On the entry of the piano in the Introduction (poco allegro), the cyclic theme is heard. Later on the time changes into an allegretto quasi andante, and after a few bars the piano gives out a second theme upon which the six variations are built.
'Association Football all-over the World'
An excursion to the hop gardens of Kent, including recorded scenes at the departure of the ' 'oppers' special' from London Bridge, sound pictures of work in the hop gardens and oast houses, and a sing-song celebrating the end of the picking from a village inn in Kent
Produced by Laurence Gilliam
by Tatiana Makushina (soprano)
A Musical Comedy in Two Acts
Words by Hugh Morton
Music by Gustave Kerker
Betty Huntley Wright
The compere, Fred Duprez
The BBC Revue Chorus and The BBC Theatre Orchestra
Conducted by Stanford Robinson
The programme arranged and produced by Gordon McConnel
Hugh Morton 's The Belle of New York, with its playful mockery of the Salvation Army, buoyed up by Gustav Kerker 's catching tunes' Teach me how to kiss ', The Anti-Cigarette Society', ' The Purity Brigade ', ' On the beach at Narragansett', ' When we are married ', ' She is the Belle of New York', and the rest-first captured London at the Shaftesbury in 1898, when it ran for just on seven hundred performances. Since then it hasi been revived again and again-in 1901, 1914, 1919, 1931, 1933, and 1934— always with outstanding success. The revival of 1914, for instance, ran for 151 performances despite the outbreak of the war.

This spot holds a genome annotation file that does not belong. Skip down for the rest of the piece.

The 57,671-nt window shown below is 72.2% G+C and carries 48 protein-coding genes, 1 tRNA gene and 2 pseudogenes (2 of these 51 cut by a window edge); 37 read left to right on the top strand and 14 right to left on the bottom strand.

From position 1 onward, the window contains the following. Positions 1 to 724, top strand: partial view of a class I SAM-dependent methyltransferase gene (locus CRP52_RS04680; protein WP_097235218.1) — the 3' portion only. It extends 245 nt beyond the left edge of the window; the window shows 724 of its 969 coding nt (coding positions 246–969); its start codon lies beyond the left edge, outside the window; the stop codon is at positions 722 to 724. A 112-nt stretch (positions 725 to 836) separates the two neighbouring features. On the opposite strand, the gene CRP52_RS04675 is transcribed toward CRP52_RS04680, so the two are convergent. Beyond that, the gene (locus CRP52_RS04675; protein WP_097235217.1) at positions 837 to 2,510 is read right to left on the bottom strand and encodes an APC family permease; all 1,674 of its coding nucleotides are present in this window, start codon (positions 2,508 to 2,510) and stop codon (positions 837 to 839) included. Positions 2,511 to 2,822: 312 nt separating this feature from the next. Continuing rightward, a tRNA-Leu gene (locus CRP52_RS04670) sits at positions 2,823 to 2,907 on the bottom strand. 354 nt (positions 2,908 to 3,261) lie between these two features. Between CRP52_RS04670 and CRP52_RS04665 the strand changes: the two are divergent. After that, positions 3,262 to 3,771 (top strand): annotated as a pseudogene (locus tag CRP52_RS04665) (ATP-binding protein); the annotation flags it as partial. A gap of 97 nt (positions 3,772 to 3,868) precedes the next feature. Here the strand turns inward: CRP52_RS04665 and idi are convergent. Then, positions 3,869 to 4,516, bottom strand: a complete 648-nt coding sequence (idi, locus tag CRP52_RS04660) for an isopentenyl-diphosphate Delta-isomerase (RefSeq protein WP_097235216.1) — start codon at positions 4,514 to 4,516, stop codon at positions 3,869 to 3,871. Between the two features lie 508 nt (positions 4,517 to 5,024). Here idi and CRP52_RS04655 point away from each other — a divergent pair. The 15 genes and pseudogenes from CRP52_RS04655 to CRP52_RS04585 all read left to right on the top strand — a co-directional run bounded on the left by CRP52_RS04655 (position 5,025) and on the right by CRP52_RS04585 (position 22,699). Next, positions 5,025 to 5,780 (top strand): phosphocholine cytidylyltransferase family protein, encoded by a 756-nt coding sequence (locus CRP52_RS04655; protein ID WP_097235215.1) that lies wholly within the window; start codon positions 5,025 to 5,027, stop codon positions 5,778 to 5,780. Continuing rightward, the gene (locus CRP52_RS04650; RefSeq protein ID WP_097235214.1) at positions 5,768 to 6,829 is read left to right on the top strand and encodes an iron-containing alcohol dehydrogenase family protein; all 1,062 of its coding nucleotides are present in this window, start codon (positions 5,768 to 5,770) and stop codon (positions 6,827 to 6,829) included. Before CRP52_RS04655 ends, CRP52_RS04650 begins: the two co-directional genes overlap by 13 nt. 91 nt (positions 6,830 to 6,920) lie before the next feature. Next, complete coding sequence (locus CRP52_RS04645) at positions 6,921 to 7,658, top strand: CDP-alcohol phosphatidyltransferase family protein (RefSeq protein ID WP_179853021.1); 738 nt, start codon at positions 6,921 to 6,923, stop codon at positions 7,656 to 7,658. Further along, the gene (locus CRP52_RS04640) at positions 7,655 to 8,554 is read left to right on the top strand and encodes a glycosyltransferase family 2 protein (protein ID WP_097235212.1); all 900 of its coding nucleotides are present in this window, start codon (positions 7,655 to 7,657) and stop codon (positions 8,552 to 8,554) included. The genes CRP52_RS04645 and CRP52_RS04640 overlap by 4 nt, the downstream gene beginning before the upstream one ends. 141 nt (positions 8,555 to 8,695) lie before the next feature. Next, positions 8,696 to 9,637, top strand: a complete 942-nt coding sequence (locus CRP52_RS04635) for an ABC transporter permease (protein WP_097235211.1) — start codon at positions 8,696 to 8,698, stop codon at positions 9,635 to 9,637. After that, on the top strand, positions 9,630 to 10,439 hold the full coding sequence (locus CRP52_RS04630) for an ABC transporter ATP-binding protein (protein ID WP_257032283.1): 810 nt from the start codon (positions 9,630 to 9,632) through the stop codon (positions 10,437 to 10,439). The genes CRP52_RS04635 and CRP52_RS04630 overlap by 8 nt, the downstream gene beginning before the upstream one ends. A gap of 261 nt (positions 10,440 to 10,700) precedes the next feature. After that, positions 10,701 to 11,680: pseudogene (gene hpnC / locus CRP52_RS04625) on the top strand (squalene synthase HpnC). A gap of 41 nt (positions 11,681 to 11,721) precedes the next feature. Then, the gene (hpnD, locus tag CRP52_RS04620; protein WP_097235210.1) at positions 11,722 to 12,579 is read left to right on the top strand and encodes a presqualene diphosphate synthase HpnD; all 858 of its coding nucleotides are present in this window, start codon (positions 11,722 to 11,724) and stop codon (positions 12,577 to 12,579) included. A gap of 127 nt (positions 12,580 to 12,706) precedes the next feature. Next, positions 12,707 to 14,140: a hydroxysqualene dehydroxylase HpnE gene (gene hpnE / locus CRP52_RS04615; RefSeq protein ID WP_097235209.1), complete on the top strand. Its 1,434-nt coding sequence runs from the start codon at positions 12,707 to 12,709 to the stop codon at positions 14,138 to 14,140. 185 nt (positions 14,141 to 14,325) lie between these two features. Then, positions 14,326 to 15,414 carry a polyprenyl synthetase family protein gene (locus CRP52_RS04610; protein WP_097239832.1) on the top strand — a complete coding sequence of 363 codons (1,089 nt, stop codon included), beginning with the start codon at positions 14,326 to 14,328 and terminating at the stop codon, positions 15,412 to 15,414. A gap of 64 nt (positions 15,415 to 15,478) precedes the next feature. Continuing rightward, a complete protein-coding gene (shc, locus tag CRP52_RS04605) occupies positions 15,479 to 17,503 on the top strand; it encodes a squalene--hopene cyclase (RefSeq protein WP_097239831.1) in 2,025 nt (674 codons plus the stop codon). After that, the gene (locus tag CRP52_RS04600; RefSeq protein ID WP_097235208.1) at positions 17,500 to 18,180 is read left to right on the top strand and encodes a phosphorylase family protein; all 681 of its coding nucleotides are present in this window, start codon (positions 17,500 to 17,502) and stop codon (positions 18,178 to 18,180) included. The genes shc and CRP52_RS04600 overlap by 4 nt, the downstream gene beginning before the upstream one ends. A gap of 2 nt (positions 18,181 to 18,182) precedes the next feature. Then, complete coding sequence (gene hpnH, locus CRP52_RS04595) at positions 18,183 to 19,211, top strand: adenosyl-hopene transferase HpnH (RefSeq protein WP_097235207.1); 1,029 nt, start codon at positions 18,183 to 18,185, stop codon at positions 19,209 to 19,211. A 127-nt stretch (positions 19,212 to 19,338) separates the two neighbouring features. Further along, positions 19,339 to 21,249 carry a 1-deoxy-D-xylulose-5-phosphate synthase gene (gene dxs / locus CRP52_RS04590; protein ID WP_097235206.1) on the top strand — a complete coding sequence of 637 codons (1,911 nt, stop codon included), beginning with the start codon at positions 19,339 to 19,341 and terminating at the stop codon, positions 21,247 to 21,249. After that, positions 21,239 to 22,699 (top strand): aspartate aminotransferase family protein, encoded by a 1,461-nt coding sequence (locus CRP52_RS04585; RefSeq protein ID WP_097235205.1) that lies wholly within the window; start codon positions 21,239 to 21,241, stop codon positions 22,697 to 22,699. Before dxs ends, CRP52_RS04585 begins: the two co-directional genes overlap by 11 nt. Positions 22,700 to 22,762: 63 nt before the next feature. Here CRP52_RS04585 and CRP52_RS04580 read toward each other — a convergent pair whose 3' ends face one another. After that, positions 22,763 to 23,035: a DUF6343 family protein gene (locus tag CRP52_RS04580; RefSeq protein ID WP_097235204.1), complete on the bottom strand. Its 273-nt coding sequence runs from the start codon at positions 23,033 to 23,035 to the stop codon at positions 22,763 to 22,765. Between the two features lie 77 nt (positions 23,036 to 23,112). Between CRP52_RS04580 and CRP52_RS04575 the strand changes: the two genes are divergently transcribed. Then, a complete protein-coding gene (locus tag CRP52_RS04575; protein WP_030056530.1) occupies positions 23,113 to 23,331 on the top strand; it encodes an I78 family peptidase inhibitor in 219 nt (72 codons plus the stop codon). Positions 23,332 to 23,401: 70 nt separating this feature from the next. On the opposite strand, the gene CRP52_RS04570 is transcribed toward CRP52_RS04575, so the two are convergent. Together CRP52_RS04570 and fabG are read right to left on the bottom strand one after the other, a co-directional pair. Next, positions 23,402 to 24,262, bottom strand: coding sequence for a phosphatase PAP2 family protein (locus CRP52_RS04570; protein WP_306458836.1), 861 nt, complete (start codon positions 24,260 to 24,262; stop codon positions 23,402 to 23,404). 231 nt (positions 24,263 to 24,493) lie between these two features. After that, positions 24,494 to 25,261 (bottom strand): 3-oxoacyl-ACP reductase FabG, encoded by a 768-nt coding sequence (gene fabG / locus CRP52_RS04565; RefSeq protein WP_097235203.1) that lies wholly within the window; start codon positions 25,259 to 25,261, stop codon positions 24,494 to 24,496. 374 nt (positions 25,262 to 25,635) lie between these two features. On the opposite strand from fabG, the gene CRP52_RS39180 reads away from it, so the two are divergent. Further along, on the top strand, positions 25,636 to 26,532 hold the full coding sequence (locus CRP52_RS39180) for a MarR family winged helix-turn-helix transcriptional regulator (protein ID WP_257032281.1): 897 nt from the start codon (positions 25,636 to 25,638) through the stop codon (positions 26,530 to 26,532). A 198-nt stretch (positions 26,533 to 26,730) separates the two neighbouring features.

' The Belle of New York will be broadcast again on Friday in the Regional programme at 9.45
including Weather Forecast and Forecast for Shipping
Scott is commonly alleged nowadays to be unreadable. It is true the allegation is generally made by people who were driven through two or three of the Waverley novels in their schooldays and have never opened one since. But even those who genuinely find Scott the novelist not to their taste could never say that Scott the letter-writer is unreadable.
Admittedly he was not in the class of the Lambs and Cowpers and Walpoles, but his attractive, personality, his pleasant humour, and his wide range of interest (and consequently the vast number of his correspondents of every rank in life), made him a very 'good correspondent' indeed.
Compiled for broadcasting by Colin Clair from contemporary documents
Music chosen and arranged by Maurice Brown
Production by Val Gielgud
Most of us owe our impression of the heroic Sir Richard Grenville entirely to Tennyson's stirring ' ballad of the fleet', ' The Revenge '. Tennyson may not have been very accurate in his facts ; of his ' fifty-three ' Spanish ships only twenty or so were men-o'-war ; but he in no way exaggerates the grandeur of the Revenge's last fight. The cold voice of history may insist that Grenville was trapped, not through solicitude for his ' ninety men and more that are lying sick ashore ', but by his own obstinate temper, bad seamanship, and disobedience to his commanding officer. But heroism covers a multitude of faults, and Grenville and his men have a secure place in the pantheon of British naval history.